The film challenges extreme but growing ideas such as that of Gordon Feldman, professor at Brandeis University who described terrorism as merely “ways of inflicting revenge on an enemy that seems unable or unwilling to respond to rational pleas for discussion and justice.”
When a college professor upbraided a student in an e-mail to the class over that student’s refusal to accept homosexuality in a discussion centered around that topic, the instructor set off a chain reaction that led to a federal investigation.
The withdrawal of George Mason University’s (GMU) speaking invitation to controversial filmmaker Michael Moore stands out in a school year in which the presidential election gives college professors and administrators the chance to vividly display their partisan biases.
In this day and age, it is interesting to see what type of free speech that college and universities allow. A survey of some recent cases suggests that they find political statements risky, particularly conservative ones, but pornography fair game.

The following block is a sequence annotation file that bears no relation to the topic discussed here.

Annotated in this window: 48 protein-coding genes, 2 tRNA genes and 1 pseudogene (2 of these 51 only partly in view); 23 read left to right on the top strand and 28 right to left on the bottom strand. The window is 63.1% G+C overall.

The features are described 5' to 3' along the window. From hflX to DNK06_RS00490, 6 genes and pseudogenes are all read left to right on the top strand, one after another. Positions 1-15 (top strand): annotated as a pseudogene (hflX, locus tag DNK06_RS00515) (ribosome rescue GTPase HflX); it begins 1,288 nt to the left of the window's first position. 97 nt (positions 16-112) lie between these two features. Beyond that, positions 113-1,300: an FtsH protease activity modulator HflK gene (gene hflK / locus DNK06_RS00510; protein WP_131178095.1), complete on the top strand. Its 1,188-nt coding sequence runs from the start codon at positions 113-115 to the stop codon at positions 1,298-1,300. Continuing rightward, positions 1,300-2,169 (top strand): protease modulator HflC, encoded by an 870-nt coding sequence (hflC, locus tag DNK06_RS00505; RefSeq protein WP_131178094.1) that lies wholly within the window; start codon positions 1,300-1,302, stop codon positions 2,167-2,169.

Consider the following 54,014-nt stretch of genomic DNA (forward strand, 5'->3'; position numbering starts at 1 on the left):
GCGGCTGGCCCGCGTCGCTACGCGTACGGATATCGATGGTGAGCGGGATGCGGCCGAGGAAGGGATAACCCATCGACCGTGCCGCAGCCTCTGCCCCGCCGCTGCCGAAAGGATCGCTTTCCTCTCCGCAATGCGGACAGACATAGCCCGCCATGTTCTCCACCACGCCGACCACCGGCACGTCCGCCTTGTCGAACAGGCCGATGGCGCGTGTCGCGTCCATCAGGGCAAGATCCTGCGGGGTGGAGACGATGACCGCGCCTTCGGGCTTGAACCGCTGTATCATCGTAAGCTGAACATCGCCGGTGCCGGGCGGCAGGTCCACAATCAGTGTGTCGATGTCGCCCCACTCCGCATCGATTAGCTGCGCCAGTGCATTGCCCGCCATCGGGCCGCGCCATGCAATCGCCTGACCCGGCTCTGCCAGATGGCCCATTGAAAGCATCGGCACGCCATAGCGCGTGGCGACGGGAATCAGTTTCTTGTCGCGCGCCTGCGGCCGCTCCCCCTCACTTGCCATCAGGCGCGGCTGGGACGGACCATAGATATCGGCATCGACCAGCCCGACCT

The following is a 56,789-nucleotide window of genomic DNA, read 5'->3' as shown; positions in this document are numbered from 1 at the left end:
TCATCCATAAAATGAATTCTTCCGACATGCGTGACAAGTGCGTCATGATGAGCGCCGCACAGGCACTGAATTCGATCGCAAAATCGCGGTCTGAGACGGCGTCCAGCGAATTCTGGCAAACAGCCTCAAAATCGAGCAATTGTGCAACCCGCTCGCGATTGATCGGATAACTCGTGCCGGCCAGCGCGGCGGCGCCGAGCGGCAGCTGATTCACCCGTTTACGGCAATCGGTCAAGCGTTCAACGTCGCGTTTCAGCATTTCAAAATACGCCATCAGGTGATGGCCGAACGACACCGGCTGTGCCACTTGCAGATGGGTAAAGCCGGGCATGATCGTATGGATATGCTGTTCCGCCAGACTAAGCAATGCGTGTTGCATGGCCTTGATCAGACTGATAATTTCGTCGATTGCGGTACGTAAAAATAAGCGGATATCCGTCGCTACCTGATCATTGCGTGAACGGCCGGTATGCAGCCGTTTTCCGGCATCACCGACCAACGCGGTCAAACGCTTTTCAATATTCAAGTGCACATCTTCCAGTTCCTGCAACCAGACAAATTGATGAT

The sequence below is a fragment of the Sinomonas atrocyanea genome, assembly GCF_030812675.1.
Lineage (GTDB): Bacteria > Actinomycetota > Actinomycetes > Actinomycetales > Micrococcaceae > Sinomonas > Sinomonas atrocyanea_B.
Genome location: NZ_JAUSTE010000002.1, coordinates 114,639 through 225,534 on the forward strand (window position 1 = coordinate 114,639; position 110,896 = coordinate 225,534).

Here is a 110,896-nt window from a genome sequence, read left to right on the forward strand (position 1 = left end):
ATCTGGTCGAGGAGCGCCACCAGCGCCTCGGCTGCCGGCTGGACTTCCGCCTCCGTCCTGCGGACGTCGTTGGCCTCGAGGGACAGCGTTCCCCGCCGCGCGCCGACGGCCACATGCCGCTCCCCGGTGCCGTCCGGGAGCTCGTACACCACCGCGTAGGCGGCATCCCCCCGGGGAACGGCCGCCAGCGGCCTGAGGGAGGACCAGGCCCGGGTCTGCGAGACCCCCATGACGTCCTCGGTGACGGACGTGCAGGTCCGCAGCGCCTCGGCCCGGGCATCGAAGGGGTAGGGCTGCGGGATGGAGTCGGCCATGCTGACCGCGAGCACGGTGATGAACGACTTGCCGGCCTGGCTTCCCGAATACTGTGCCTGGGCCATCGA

The Department of Education finally caught up with heterophobe Professor Elyse Crystall but the faculty there is trying hard not to notice.
In warning a sympathetic Washington, D. C. audience of the “fearmongering” of the Bush Administration, a Brooklyn College professor conjured up some demons of his own.
Some of the media heavyweights who weighed in on the CBS scandal also moonlight as college professors. Some of these journalists, in turn, remain perplexed about the the story itself.
School officials have no trouble finding projects to spend budget dollars on: Duke University, for example, gives each freshman a cutting-edge high tech i-pod for no particular reason.
Leaf through a school textbook and you’ll find that there is a definite pattern behind multiculturalism’s reshaping of the curriculum.
The move towards distance education leaves many professors feeling left out and their resistance typifies their attitude towards educational progress, according to the authors of a new book